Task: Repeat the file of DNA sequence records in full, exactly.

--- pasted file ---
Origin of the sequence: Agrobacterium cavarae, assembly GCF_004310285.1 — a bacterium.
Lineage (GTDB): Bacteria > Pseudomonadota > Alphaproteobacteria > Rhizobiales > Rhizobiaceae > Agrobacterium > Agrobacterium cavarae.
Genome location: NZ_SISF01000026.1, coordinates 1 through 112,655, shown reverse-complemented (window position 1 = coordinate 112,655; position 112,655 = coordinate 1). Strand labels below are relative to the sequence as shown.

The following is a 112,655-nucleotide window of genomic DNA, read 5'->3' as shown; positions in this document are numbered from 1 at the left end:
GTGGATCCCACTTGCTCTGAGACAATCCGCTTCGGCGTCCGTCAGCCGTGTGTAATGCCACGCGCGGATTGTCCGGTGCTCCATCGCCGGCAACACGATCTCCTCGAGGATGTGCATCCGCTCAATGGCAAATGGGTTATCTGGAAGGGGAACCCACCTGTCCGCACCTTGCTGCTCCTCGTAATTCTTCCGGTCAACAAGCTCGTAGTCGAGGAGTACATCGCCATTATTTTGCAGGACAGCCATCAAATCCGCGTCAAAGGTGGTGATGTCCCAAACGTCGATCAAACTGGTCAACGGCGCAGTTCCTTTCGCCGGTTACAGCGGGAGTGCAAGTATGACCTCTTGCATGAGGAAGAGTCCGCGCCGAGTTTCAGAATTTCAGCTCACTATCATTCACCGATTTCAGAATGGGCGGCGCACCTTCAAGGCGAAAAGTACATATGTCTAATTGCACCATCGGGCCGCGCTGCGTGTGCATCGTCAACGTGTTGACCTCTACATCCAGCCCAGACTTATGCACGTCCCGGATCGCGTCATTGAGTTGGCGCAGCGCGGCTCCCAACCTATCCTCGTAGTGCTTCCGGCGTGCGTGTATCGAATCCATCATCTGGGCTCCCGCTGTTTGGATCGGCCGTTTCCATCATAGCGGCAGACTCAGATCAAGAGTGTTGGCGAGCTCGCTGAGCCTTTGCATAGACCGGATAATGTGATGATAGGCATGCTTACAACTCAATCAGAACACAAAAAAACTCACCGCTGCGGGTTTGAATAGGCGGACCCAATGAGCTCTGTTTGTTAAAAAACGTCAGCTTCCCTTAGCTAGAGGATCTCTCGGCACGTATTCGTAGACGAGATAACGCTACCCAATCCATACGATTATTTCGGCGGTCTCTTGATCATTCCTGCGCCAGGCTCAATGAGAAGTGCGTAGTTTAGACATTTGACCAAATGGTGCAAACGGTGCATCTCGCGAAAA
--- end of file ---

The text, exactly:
Origin of the sequence: Agrobacterium cavarae, assembly GCF_004310285.1 — a bacterium.
Lineage (GTDB): Bacteria > Pseudomonadota > Alphaproteobacteria > Rhizobiales > Rhizobiaceae > Agrobacterium > Agrobacterium cavarae.
Genome location: NZ_SISF01000026.1, coordinates 1 through 112,655, shown reverse-complemented (window position 1 = coordinate 112,655; position 112,655 = coordinate 1). Strand labels below are relative to the sequence as shown.

The following is a 112,655-nucleotide window of genomic DNA, read 5'->3' as shown; positions in this document are numbered from 1 at the left end:
GTGGATCCCACTTGCTCTGAGACAATCCGCTTCGGCGTCCGTCAGCCGTGTGTAATGCCACGCGCGGATTGTCCGGTGCTCCATCGCCGGCAACACGATCTCCTCGAGGATGTGCATCCGCTCAATGGCAAATGGGTTATCTGGAAGGGGAACCCACCTGTCCGCACCTTGCTGCTCCTCGTAATTCTTCCGGTCAACAAGCTCGTAGTCGAGGAGTACATCGCCATTATTTTGCAGGACAGCCATCAAATCCGCGTCAAAGGTGGTGATGTCCCAAACGTCGATCAAACTGGTCAACGGCGCAGTTCCTTTCGCCGGTTACAGCGGGAGTGCAAGTATGACCTCTTGCATGAGGAAGAGTCCGCGCCGAGTTTCAGAATTTCAGCTCACTATCATTCACCGATTTCAGAATGGGCGGCGCACCTTCAAGGCGAAAAGTACATATGTCTAATTGCACCATCGGGCCGCGCTGCGTGTGCATCGTCAACGTGTTGACCTCTACATCCAGCCCAGACTTATGCACGTCCCGGATCGCGTCATTGAGTTGGCGCAGCGCGGCTCCCAACCTATCCTCGTAGTGCTTCCGGCGTGCGTGTATCGAATCCATCATCTGGGCTCCCGCTGTTTGGATCGGCCGTTTCCATCATAGCGGCAGACTCAGATCAAGAGTGTTGGCGAGCTCGCTGAGCCTTTGCATAGACCGGATAATGTGATGATAGGCATGCTTACAACTCAATCAGAACACAAAAAAACTCACCGCTGCGGGTTTGAATAGGCGGACCCAATGAGCTCTGTTTGTTAAAAAACGTCAGCTTCCCTTAGCTAGAGGATCTCTCGGCACGTATTCGTAGACGAGATAACGCTACCCAATCCATACGATTATTTCGGCGGTCTCTTGATCATTCCTGCGCCAGGCTCAATGAGAAGTGCGTAGTTTAGACATTTGACCAAATGGTGCAAACGGTGCATCTCGCGAAAA